Q It Up: Do you use interns, or have you used them in production in the past? If so, how are/were they most valuable to you? What tasks do/did they perform? Do you have an intern “success story”? What did YOU learn from the intern(s)? What tips would you offer others about using interns? Feel free to add any other comments you might have.
Wally Wawro [
My best success story is now in the Orlando market, working as an assistant Creative Services Director for one of the TV stations there. Another enjoyed our time together and got a lot out of it but had another calling. He’s a successful local stockbroker and makes more money than I ever will.
Don Elliot [
There was one exception: I trained Michael Hogan who moved back to Ireland and started Capitol Radio & subsequently sold it to buy a wireless license and founded DIGICEL phone company - he’s now a multi-billionaire.
The rest of the time when I felt like “giving it back,” I kept it separate from the station by teaching at a local university and also assisting at voiceover workshops run by some of my compadres who also were in it for the giving back rather than the $ aspect of it. But asking a staffer to do this at a station? You can kiss my ass.
Richard Stroobant [
Before becoming a radio broadcasting instructor, for over 23 years as a producer, I had radio interns all the time and found it to be very rewarding. Yeah, I had a few “idiots,” but for the most part, it was extremely gratifying, on many levels. First, it caused me to question why I did the things I did. When you have to explain many of the things that you’re doing on a daily basis (from organizing to mixing to recording) when you answer “Well, that’s just the way I’ve always done it,” that may not be the right reason for doing it that way. It gave you the opportunity to find better ways to do things.
Another positive that came from having interns in my studio was finding possible new employees. Every single one of my production assistants were interns with me beforehand. I would “test-drive” them and see if they could do the job. I ALWAYS had a stable of production assistants that I could draw on if needed. If they impressed me during their 3-4 week internship, it gave me enough time to see if they could do the job long term.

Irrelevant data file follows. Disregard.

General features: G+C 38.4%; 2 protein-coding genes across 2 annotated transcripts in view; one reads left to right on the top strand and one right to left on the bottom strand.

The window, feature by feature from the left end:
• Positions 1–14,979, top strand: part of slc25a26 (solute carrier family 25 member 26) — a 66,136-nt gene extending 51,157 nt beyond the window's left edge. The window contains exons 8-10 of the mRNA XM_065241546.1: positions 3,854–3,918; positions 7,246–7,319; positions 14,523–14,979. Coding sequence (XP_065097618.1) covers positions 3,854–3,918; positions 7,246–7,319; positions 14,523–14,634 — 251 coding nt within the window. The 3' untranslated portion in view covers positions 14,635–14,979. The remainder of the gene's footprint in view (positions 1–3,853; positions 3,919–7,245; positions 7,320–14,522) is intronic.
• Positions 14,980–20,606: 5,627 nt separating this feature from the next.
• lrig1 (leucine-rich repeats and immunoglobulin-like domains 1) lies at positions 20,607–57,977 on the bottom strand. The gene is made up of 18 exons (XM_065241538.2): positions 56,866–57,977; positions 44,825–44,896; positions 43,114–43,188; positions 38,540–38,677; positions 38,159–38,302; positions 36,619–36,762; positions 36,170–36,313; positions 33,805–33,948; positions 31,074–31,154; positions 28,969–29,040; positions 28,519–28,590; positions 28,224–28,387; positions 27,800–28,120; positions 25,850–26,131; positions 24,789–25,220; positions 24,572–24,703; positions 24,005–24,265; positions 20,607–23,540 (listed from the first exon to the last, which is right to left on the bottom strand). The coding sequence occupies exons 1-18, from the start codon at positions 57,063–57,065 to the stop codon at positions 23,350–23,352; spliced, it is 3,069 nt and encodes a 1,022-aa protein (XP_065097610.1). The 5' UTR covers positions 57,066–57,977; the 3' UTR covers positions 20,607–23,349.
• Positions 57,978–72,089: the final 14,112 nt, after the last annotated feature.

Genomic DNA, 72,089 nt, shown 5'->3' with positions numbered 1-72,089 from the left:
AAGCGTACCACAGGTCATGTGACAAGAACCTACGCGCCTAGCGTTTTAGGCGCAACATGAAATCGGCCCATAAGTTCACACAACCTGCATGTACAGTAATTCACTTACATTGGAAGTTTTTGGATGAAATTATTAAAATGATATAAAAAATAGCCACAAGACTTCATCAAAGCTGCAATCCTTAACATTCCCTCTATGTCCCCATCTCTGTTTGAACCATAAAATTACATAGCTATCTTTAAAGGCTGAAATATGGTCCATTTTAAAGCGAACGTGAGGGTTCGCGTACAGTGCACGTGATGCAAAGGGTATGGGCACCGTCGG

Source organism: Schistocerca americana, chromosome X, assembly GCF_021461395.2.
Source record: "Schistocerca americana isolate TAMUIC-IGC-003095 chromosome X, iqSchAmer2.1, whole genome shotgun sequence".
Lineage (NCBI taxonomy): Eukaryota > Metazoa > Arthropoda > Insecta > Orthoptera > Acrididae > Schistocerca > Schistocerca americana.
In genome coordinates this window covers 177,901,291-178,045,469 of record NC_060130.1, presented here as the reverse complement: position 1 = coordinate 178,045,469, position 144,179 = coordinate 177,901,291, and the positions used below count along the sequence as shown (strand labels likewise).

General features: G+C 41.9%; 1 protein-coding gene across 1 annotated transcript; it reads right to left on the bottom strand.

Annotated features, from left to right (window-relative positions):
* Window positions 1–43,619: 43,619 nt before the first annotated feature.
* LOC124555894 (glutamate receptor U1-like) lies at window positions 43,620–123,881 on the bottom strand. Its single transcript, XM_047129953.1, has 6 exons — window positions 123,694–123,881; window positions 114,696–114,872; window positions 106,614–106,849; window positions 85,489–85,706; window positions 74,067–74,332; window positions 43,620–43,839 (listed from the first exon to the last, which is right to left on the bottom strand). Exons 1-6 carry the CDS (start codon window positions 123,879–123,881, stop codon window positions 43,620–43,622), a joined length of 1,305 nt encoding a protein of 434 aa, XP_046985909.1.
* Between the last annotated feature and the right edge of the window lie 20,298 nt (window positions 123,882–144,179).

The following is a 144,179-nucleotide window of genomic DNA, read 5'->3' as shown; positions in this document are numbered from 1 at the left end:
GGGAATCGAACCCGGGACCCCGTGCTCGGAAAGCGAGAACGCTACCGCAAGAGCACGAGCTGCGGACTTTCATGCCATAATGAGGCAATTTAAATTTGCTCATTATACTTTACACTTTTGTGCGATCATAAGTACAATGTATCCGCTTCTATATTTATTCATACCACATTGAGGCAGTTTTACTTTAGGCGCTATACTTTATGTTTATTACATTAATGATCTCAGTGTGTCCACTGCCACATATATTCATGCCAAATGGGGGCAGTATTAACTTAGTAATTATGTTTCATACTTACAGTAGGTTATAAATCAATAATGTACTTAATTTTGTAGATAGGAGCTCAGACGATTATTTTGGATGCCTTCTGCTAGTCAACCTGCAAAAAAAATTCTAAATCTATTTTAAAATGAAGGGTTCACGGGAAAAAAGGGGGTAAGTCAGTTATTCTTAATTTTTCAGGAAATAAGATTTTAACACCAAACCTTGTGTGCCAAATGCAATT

How I would use interns was like this: generally the first week is an opportunity to show them the ropes, procedures, explain why things are done as they are. They’d come in from 9-5pm. Week #2 they would come in from noon-8pm, and it gave them a chance to watch more and get some things done after I went home (simple mixes, dubs, etc). Then the next day, we would go over what they did. And then the final week or two, their hours were from 4-midnight. I would give them full projects (simple voiceover commercials, music edits, etc.) to work on during the evening, then we would go over them the next day. They would get such a rush out of hearing something they did airing on the station (something we take for granted now).
One time, I had an intern from a college for 4 months. I was apprehensive about taking him on at first, because I wasn’t sure I had enough work for him, but it turned out to be a blessing as he was incrementally given more duties to the point where he became responsible for an entire countdown show, and for the last month produced the project from start to finish, including getting his name on the credits as producer. It also led to a job as a producer for a recording studio.
I guess the third positive was it trained me well for what I do now. We never know where our careers will take us, and I would have never thought I would be become a radio instructor at a college one day. But those lessons (and many others) have given me all the education I need to now pass on those skills. If you ever need an intern, give me a call. I’d love to send someone to you one day. And I promise to never send you “an idiot.”